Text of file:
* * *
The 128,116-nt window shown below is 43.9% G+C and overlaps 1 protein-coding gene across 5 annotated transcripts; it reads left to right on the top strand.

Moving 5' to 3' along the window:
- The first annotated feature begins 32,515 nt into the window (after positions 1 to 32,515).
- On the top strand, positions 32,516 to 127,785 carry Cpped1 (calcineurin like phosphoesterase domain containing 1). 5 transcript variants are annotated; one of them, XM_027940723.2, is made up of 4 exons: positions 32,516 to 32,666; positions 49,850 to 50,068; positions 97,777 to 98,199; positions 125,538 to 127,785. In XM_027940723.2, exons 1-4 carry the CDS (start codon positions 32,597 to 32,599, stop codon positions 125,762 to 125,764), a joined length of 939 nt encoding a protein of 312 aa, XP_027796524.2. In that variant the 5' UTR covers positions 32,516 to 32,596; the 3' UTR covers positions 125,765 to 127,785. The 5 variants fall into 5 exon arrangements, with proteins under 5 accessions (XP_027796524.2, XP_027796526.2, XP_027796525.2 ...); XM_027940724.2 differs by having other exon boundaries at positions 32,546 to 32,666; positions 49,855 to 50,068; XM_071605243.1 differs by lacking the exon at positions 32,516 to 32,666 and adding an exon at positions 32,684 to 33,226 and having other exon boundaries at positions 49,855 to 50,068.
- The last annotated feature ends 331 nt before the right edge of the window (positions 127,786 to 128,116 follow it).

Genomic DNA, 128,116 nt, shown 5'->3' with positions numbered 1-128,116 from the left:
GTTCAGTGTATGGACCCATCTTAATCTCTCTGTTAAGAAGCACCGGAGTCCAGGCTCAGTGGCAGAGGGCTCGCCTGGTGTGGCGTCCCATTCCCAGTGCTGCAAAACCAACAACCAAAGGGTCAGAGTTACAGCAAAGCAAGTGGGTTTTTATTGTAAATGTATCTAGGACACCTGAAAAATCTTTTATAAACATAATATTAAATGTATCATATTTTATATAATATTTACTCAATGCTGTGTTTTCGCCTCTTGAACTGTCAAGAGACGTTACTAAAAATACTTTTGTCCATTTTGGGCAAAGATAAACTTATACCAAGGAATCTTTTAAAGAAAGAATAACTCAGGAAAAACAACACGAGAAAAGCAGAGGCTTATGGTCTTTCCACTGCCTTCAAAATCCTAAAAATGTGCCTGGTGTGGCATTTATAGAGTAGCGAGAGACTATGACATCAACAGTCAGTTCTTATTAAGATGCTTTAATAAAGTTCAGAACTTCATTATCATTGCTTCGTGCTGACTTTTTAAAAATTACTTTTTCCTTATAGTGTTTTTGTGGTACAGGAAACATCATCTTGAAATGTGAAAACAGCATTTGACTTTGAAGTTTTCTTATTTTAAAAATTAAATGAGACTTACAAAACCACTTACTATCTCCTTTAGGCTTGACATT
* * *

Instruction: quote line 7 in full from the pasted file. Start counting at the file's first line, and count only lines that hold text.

GTTCAGTGTATGGACCCATCTTAATCTCTCTGTTAAGAAGCACCGGAGTCCAGGCTCAGTGGCAGAGGGCTCGCCTGGTGTGGCGTCCCATTCCCAGTGCTGCAAAACCAACAACCAAAGGGTCAGAGTTACAGCAAAGCAAGTGGGTTTTTATTGTAAATGTATCTAGGACACCTGAAAAATCTTTTATAAACATAATATTAAATGTATCATATTTTATATAATATTTACTCAATGCTGTGTTTTCGCCTCTTGAACTGTCAAGAGACGTTACTAAAAATACTTTTGTCCATTTTGGGCAAAGATAAACTTATACCAAGGAATCTTTTAAAGAAAGAATAACTCAGGAAAAACAACACGAGAAAAGCAGAGGCTTATGGTCTTTCCACTGCCTTCAAAATCCTAAAAATGTGCCTGGTGTGGCATTTATAGAGTAGCGAGAGACTATGACATCAACAGTCAGTTCTTATTAAGATGCTTTAATAAAGTTCAGAACTTCATTATCATTGCTTCGTGCTGACTTTTTAAAAATTACTTTTTCCTTATAGTGTTTTTGTGGTACAGGAAACATCATCTTGAAATGTGAAAACAGCATTTGACTTTGAAGTTTTCTTATTTTAAAAATTAAATGAGACTTACAAAACCACTTACTATCTCCTTTAGGCTTGACATT